Category: Books 2014 (page 3 of 6)

2014 Book #40: The Hitchhiker’s Guide to the Galaxy

hitchhikerThis isn’t my first round with The Hitchhiker’s Guide to the Galaxy. When I was fourteen, or so, I checked it out from my high school library and read it voraciously. I loved  every minute of it. I thought 42 was the best number in the way only a teenager can grasp false significance.

This book is cultural currency. I read it again for two reasons: I’d forgotten a lot in the intervening almost-20 years, and it was one of the few audiobooks on my local library’s OverDrive that was both interesting and immediately available. I listened to it over a week, or so, of walks with Zelda.

I didn’t like it half as much this time around. Sure, it’s funny enough. I laughed ten times more and harder at A Confederacy of Dunces and so many more books, even recently. On the productive(?) end, now I remember the story behind the number 42 and where “So long and thanks for all the fish” came from. Those things seem to be important to lots of people.

I’m not going to do much of a summary of this one because if you haven’t read it, you’ve watched the movie, and if you haven’t done that, you’ve heard enough references to grasp the situation. It’s about Arthur Dent, who lives on Earth until it’s unceremoniously blown up. Luckily, he happens to know an alien and ends up hitchhiking around the galaxy, getting into all kinds of interesting situations. The universe is explained, and so on.

I gave The Hitchhiker’s Guide three stars on Goodreads. It’s right in the middle. I liked it well enough, but it’s not a good book by any stretch of the imagination. I guess it was good for me to read because here’s one set of book/movie references I’ll get for a while. That’s something, I guess.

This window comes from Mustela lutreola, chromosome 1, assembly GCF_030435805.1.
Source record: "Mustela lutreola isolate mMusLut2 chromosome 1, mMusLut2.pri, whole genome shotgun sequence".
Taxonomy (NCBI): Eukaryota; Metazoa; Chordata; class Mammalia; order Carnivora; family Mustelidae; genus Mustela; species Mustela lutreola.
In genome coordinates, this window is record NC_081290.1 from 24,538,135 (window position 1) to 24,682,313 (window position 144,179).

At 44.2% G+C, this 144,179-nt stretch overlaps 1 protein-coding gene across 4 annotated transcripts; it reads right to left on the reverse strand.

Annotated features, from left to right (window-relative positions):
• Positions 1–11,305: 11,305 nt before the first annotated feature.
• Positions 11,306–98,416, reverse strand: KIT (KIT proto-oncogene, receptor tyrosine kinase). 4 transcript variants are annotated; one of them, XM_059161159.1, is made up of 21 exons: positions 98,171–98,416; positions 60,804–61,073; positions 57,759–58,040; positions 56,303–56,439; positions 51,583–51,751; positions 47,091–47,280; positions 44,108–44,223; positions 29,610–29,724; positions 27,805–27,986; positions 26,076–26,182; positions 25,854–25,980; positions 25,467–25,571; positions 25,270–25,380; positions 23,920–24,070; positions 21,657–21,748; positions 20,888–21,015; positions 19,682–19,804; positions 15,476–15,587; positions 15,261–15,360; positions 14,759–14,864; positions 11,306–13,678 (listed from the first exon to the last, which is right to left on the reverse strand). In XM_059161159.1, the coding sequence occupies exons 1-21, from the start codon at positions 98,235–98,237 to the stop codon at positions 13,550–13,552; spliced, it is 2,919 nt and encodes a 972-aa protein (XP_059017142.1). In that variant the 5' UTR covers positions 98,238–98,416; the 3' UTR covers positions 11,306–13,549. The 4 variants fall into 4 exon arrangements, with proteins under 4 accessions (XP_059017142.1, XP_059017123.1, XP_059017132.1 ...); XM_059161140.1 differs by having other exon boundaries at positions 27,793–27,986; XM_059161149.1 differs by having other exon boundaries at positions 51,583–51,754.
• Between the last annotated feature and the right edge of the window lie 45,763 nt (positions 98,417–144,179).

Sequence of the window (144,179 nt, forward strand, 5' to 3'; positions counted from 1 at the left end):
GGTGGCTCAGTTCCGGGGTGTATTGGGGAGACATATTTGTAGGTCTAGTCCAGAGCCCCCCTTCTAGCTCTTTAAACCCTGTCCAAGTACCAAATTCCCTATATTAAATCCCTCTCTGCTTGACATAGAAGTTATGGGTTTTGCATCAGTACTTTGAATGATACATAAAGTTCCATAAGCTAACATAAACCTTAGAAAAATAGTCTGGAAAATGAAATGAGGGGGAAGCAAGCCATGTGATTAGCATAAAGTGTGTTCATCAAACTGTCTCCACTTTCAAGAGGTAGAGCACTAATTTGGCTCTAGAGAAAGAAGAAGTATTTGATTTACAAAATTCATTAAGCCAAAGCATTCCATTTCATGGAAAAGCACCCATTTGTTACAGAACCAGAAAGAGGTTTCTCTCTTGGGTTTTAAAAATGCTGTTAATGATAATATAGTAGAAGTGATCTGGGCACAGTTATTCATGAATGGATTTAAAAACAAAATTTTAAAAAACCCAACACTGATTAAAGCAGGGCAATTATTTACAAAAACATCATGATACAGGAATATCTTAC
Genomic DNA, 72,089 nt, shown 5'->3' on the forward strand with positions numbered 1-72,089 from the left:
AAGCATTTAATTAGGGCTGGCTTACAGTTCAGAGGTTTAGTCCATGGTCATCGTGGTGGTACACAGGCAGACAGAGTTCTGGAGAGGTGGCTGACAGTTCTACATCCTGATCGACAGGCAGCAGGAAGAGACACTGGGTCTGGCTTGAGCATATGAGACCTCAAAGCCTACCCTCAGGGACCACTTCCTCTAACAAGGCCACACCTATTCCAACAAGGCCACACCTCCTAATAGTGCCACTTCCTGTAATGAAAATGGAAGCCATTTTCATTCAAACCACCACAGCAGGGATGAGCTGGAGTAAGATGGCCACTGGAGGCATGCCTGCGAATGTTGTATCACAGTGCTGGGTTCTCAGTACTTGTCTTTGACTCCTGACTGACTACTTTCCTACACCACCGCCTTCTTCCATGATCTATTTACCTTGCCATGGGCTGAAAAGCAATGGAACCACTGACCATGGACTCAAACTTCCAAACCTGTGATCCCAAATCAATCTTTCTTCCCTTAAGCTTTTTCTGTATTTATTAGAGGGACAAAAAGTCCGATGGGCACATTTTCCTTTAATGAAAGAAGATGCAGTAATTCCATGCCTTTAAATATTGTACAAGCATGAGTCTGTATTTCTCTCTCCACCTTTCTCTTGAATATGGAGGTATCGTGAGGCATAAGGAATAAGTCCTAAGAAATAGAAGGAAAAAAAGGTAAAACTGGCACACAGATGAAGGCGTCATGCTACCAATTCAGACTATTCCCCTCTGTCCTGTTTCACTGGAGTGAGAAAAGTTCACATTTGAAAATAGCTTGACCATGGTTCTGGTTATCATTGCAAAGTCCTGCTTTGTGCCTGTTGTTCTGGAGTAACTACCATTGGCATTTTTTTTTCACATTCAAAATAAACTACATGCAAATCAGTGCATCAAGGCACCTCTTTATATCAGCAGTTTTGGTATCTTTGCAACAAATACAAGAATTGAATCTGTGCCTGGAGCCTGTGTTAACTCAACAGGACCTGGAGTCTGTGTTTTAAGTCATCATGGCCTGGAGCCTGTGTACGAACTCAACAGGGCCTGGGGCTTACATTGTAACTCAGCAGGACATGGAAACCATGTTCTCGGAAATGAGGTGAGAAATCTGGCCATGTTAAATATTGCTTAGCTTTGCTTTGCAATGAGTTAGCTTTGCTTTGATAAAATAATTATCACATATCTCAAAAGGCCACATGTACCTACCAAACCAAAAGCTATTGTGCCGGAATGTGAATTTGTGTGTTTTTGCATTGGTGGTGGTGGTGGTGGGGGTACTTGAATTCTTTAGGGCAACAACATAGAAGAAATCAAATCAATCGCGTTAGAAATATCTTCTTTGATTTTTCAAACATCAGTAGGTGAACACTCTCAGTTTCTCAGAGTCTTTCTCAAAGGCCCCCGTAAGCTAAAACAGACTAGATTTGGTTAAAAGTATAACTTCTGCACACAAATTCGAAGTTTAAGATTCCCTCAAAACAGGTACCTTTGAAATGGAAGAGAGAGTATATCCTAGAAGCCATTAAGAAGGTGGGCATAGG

I finished this book with an overwhelming feeling of MEH. I know there are sequels, and I might read them at some point, but I probably won’t for lack of interest. Douglas Adams captured the imaginations of millions, but not mine; not since I was a teenager, anyway. Maybe it’s like how you kind of need to be a teenager to enjoy Jack Kerouac.

2014 Book #39: Where’d You Go, Bernadette

bernadetteSince I adopted a certain puppy a few months ago, I’ve spent a lot of time outside on walks, about an hour a day. At first, I was busy talking to her and trying to make her behave, but, for the most part, she’s settled down, and I figured I should use this extra time to listen to books. The first was Where’d You Go, Bernadette. At this point, I seem to be faster at getting through audiobooks than paper (okay, digital) ones because, well, puppy. And Minecraft, though that’s another post (or another blog entirely).

I’ve talked in previous posts about my issues with audiobooks. With a few exceptions, I haven’t enjoyed them. Now, though, I’m wondering if I just listened to the wrong books, or even the right books read by the wrong people.

Because I loved Where’d You Go, Bernadette.

What’s funny is that I think I liked it so much not because of the book itself, but because of the way it was read. And I can’t find who read it without checking it out and downloading it again! Ugh! Which I’ll do later. (One would think it would be easier to find out who read an audiobook, but even Google is withholding the information.) I got it from my local library’s Overdrive, by the way.